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How can I keep records of my out-of-pocket expenses?

Keeping records of your out-of-pocket medical and dental expenses is important if you want to include these expenses on your annual tax returns. It can also serve as a reference to determine your needs when you are choosing the best health care plan for you when your current policy expires. There are several computer programs that can help you maintain your medical expenses, or you can opt simply to keep your paper records in a file in a convenient location. Be sure to keep records of your own medical expenses, as well as those of anyone covered under your plan (such as your spouse or children).

Here is a brief list of some of the information you should keep.
  • Statements of your processed claims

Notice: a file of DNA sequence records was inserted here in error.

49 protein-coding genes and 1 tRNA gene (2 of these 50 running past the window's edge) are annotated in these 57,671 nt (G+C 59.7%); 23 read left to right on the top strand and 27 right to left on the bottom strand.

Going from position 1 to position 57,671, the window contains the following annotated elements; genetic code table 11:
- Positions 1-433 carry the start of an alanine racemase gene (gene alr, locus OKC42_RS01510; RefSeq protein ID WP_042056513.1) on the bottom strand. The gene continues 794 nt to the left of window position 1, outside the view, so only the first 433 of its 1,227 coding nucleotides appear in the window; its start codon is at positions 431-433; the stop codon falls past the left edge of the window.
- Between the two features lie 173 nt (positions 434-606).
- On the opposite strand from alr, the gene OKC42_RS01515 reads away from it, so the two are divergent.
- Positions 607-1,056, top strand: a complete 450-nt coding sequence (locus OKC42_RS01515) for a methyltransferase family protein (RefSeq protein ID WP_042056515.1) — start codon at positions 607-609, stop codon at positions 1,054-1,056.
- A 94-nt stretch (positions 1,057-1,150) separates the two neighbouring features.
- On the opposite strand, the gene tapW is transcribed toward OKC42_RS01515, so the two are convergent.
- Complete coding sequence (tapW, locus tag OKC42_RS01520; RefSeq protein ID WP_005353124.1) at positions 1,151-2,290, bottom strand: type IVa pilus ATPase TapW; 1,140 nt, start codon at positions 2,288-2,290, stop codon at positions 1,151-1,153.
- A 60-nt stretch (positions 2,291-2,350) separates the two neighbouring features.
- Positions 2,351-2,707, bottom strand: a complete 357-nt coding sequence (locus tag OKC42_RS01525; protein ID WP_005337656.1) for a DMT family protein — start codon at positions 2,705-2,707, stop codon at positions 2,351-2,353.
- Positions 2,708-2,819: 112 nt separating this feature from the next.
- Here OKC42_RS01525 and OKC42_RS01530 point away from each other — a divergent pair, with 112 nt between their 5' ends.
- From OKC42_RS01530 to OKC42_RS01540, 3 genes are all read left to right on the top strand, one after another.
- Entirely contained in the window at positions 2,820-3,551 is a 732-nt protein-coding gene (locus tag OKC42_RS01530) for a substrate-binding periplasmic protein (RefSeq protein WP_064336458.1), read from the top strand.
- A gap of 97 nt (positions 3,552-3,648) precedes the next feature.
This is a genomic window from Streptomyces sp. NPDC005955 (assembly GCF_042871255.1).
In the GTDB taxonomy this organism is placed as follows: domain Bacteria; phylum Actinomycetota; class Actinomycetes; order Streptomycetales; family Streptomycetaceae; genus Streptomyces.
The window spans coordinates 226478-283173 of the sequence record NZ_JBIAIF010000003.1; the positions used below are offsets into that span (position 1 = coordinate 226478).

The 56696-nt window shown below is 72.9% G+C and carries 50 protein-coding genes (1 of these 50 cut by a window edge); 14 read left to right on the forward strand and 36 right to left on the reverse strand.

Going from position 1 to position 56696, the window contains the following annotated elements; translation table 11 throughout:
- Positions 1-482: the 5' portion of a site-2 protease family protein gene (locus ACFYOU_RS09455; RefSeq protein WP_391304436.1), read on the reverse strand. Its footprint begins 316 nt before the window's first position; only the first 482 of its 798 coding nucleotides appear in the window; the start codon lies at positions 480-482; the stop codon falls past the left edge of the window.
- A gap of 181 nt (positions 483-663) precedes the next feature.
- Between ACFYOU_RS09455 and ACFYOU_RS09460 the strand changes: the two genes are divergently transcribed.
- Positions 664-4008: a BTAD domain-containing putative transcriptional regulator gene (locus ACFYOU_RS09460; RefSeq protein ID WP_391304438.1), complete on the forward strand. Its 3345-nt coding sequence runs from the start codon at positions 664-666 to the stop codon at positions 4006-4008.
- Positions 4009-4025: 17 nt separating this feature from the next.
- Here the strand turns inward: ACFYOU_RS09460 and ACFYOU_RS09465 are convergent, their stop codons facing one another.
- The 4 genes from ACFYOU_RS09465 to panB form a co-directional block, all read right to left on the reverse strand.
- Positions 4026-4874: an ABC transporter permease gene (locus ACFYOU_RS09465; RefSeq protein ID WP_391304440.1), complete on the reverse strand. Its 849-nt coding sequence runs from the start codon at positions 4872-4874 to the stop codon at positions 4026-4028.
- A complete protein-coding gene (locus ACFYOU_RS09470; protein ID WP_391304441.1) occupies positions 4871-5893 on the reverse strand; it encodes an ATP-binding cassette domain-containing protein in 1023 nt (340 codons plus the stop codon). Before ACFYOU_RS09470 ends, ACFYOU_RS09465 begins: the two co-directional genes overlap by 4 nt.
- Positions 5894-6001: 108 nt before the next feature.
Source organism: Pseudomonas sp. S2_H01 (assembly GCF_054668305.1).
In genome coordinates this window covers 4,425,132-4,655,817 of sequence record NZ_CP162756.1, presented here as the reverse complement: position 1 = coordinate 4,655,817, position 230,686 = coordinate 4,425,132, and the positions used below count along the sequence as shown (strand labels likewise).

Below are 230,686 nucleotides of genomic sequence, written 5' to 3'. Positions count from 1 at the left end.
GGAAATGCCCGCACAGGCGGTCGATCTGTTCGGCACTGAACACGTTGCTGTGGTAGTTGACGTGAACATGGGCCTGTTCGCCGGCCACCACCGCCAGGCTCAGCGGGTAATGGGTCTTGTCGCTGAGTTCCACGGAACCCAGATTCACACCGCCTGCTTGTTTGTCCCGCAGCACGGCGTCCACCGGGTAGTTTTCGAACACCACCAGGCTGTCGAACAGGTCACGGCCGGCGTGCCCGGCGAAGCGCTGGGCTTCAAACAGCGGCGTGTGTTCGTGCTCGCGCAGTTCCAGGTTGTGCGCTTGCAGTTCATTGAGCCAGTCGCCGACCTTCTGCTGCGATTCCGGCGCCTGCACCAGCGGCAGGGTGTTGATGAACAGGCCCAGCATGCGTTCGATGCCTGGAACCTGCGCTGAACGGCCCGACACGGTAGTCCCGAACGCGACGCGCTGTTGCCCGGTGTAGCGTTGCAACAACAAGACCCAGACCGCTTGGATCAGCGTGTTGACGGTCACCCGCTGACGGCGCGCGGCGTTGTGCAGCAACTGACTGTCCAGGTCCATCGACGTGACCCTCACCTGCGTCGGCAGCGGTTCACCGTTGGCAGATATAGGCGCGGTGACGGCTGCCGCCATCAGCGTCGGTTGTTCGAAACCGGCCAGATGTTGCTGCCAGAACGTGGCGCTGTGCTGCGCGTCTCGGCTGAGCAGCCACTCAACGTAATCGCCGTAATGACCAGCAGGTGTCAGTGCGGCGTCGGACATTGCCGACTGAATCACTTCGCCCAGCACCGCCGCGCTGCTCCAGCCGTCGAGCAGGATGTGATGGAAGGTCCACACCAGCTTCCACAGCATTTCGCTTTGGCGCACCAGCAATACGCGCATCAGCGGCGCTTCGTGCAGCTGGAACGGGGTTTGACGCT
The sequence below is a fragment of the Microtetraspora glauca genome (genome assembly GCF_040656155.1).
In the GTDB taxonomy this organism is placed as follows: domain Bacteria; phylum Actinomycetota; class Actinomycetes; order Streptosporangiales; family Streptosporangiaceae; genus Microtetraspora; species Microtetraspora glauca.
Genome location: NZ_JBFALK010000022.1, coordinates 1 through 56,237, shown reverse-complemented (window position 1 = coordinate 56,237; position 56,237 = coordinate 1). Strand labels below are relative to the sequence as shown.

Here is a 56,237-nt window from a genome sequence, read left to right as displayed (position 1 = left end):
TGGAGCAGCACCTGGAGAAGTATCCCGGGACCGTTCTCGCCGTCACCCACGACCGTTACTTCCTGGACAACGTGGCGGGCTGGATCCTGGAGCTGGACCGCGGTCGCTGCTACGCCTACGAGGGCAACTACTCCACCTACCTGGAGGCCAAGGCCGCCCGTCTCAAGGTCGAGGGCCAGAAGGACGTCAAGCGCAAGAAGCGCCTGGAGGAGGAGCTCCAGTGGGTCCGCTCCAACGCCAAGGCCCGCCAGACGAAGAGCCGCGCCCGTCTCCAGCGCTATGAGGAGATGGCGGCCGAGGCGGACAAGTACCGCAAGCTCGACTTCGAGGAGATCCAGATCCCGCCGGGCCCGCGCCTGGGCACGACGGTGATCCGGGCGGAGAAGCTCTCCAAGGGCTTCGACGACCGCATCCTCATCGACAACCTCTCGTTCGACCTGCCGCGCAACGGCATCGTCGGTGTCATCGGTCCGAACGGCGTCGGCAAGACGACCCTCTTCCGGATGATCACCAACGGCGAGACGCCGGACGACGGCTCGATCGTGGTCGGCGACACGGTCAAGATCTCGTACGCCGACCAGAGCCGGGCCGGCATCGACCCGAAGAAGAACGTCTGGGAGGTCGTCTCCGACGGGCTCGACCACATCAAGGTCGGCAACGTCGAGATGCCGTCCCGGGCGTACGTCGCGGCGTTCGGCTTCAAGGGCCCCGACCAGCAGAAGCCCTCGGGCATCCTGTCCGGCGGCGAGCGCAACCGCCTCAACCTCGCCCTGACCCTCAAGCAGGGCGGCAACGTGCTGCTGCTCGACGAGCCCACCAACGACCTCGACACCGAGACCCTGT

• Credit card statements that include payments of medical expenses
  • Processed checks you have written to cover medical expenses
  • Receipts of purchases related to medical or dental expenses
Be sure that all records are dated, and the type of medical service or product is clear. If you itemize your deductions for a taxable year on Form 1040 in your tax return, you may be able to deduct expenses you paid that year for medical and dental care for yourself, your spouse, and your dependents. You may deduct only the amount of your total medical expenses that exceed 10 percent of your adjusted gross income (AGI) (7.5 percent if you or your spouse is 65 or older until the end of 2016; after that it is 10 percent for everyone). For example, if your AGI is $100,000, you can deduct only medical expenses that exceed $10,000.  You can get lists of eligible medical expenses by logging on to the website of the Internal Revenue Service, www.irs.gov. 

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Important: This content reflects information from various individuals and organizations and may offer alternative or opposing points of view. It should not be used for medical advice, diagnosis or treatment. As always, you should consult with your healthcare provider about your specific health needs.